The Story of the Cuban Tres Guitar

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Nelson González playing his Cuban tres guitar (The original image is no longer available, please contact KCRW if you need access to the original image.)

The Cuban tres guitar resembles a guitar, but instead of having the normal 6 strings, it has 3 pairs of strings each tuned to the same pitch. The tres started out as a 10 string guitar, called the bandola, in Spain. But the trip from Spain to Cuba would take a long time back in the day, and strings would break en route and in Cuba. Replacement strings were not available. Thus, a 10 string instrument became a 6 string one.

The tres’ origins are in Oriente Province, in the Eastern part of Cuba, in the Bayamo area on the banks of the Cauto River. The tres is the prime string instrument in son, an African-based musical style from Santiago de Cuba in Oriente Province, Cuba’s Eastern Province as the name would suggest. It is a gentle but persuasive music featuring bongos, tres guitar, upright bass, and singers. It is like a blue flame: lower but hotter. Most of the musicians in Oriente Province, like the members of the Buena Vista Social Club, came from Eastern Cuba to find work in the hotels during Havana’s heyday, and still do today.

la familia valera
La Famila Velera Miranda’s New Album (The original image is no longer available, please contact KCRW if you need access to the original image.)

I recently saw a concert by La Familia Valera Miranda here. They are still based on La Isla; their city, Santiago de Cuba was wrecked a year ago by Hurricane Sandy. Maybe that’s why their new album, recorded in their home studio, is proudly called “De Santiago Yo No Me Voy” (I’m not leaving Santiago). It is a joy to listen to, and their version of “El Manicero” (The Peanut Vendor, named after street hawkers selling peanuts) is incredibly soulful and infectious.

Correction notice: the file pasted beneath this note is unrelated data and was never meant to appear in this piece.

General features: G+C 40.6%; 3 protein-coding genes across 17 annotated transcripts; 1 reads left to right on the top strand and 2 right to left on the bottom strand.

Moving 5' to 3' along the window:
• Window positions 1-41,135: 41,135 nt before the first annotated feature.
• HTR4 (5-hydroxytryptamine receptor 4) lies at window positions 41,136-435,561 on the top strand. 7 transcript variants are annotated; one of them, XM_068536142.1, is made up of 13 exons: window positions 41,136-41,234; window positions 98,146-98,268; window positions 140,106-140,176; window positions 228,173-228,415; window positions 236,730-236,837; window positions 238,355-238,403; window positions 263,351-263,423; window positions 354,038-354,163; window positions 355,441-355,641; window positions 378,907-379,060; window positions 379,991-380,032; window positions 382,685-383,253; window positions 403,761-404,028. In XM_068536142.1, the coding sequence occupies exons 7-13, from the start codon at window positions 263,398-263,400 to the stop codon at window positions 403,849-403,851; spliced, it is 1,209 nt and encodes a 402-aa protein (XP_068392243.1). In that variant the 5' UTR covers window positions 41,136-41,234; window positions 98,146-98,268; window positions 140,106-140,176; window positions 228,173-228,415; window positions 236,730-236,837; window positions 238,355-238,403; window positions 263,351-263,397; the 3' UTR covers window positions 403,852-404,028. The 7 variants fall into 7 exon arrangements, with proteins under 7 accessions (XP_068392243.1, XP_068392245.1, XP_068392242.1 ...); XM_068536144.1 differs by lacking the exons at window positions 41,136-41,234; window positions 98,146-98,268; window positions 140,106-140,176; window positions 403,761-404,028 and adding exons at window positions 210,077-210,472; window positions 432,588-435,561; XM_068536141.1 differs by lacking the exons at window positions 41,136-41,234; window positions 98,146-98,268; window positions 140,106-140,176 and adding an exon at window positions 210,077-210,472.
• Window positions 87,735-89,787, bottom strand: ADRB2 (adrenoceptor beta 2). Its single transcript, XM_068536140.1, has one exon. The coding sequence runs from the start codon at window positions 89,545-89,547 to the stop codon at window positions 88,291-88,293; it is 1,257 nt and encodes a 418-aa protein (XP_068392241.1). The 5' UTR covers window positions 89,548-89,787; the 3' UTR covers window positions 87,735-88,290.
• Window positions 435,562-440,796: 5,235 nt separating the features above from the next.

I’ve written before on the unusual provenance of musical instruments like the bandonéon, clavé, and berimbau: Adversity and Ingenutity: Partners In Creation and The Tango Bandonéon: Where it Came From. It’s testament to human ingenuity that such wonderful music has triumphed over adversity.

Check out the amazing tres player Felix Enrique Valera Alarcón (actually he’s playing a Cuban cuatro, part of the tres family). His solos were a real highlight of the shows here in LA. This video was filmed 2 years ago at Santiago de Cuba’s famous club, La Casa de la Trova.